Advice on Remembering Parents

Advice | Tibetan MastersKhyenrab Chökyi Özer

English | བོད་ཡིག

Khyenrab Chökyi Özer

Khyenrab Chökyi Özer

Further Information:
Download this text:

Advice on Remembering One’s Parents

by Öntö Khyenrab Chökyi Özer

At first, your parents are kindest for giving you human form.
Then, the guru is kindest for presenting the divine Dharma.
Ultimately, you must show yourself the greatest kindness,
So always devote your body, speech and mind to Dharma.

If you remember your parents, exert yourself in Dharma.
All who take birth must by their nature come to die.
All meeting must inevitably end in separation.
And at death nothing but Dharma is of any benefit.

If you remember your parents, try to repay their kindness right away.
Teach them to adopt virtue, avoid harm, and set out upon the path.
Whatever virtues you have accumulated, dedicate them all to them,
Because you cannot repay their kindness with anything but Dharma.

If you remember your parents, avoid non-dharmic actions.
Trading and farming are unfit for those who've renounced household life.
In bustling distraction you’ll fail to accomplish your own and others’ aims.
And there’s nothing worse in this world than one who's reckless and rash.

If you remember your parents, stay relaxedly at home.
Too much travel brings all manner of distraction.
Too much talk sets the whole world against you.
Having many plans leads to nothing but failure and ruin.

If you remember your parents, regard everyone as a mother or father,
Friends and allies are your parents; bitter enemies are your parents too.
The guru is your parent, and your dharma friends are parents as well.
There's not a single living being who's not been your mother or father.

If you remember your parents but fail to recognize their kindness,
Then exert yourself in the study of the texts of learned scholars,
And receive profound instructions, the words of sublime teachers.
Or else a hundred years might pass and still you would not know.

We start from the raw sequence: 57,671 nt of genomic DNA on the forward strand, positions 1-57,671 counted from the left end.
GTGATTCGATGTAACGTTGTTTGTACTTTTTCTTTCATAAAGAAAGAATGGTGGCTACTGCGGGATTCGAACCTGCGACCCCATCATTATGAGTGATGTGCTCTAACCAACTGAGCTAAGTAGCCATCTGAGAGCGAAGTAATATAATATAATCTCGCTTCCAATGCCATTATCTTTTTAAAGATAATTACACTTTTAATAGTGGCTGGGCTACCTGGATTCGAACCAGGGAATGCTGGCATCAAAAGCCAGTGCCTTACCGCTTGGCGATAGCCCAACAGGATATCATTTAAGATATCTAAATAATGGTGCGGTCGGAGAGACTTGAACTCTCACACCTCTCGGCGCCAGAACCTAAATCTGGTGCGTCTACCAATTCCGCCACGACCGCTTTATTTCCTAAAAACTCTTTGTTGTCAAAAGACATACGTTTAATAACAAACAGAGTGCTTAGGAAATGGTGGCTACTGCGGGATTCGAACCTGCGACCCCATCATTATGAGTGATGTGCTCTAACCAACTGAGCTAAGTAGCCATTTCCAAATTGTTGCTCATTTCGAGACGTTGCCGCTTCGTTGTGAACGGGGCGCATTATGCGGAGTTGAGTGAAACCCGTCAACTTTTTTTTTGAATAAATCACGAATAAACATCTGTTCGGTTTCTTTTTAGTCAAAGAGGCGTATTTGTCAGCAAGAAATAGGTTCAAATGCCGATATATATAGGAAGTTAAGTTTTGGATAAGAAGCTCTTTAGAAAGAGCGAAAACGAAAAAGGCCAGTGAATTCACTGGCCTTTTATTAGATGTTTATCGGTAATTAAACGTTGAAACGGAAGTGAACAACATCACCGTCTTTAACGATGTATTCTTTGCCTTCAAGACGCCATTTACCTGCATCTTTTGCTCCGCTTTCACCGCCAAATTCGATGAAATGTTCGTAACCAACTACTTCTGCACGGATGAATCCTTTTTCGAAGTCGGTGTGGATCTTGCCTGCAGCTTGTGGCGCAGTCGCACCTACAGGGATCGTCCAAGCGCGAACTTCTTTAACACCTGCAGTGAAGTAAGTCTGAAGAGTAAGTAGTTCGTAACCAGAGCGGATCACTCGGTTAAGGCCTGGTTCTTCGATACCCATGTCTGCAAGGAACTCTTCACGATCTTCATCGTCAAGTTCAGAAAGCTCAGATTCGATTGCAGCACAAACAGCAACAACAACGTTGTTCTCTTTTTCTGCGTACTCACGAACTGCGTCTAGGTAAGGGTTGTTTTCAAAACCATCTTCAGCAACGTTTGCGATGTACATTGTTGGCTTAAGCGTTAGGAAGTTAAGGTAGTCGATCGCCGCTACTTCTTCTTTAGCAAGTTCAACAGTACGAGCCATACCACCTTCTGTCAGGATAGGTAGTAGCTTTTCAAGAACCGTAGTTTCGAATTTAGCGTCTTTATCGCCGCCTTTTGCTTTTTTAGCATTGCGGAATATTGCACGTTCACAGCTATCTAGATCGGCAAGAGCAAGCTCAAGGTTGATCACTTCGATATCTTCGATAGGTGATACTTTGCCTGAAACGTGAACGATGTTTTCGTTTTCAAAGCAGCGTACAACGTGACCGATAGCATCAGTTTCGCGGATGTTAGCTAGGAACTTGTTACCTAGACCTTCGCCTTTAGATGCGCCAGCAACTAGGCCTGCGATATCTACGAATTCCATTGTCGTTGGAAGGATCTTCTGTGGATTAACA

If you remember your parents, always be conscientious.
All virtuous practice derives from conscientiousness.
And without such care you'll repay kindness wrongly.
There’s nothing worse in this world than an insensitive fool.

If you remember your parents, lasso them with compassion.
Receive the profound secret mantra with the mind of awakening,
Let the nectar of sacred Dharma heal the blow of self-clinging,
And you’ll have no regrets about failing to repay kindnesses.

If you remember your parents, lift your head through study and reflection.
With dedicated application, tighten the belt of method and wisdom.
Leave the house of self-based views behind and flee to the plains of selflessness.
Even if the fields beyond saṃsāra are empty, you’ll have no regrets.

If you remember your parents, seek the solitude of the mountains.
Cultivate the four boundless emotions for your parents among the six classes.
Let the child be captivated by the heroic father-guru’s life of liberation,
And never be apart from the mother-goddess of blissful clarity.

If you remember your parents, train in the mind of awakening,
And meditate constantly on the path of two profound stages.
When realization eventually manifests,
You’ll never lack profound means and wisdom.

If you remember your parents, look into your own mind.
Your father is clarity, your mother the nature of emptiness.
Inexpressible emptiness-clarity is mind’s basic character.
There’s no separation from this indivisible clarity and emptiness.

Ha! Ha! It is the father and it is also the mother.
It’s one, indivisible, and yet is divided into two.
When you think about this and how flexible it is,
How funny that all phenomena are just the same!

When applying the sevenfold reasoning of the chariot,
Clinging to parents as real dissolves into limitless space.
Beyond expression, the child takes the great empty path.
And in basic space, beyond mind, there’s no father or mother.

In reply to Lodrö Namgyal, a monk from Dungdo, who said that he sometimes feels sadness and regret when remembering his parents and that he needed some brief advice on how to deal with this, Lodrö Lekshé Gyatso playfully wrote down whatever came to mind.

| Translated by Adam Pearcey, 2020.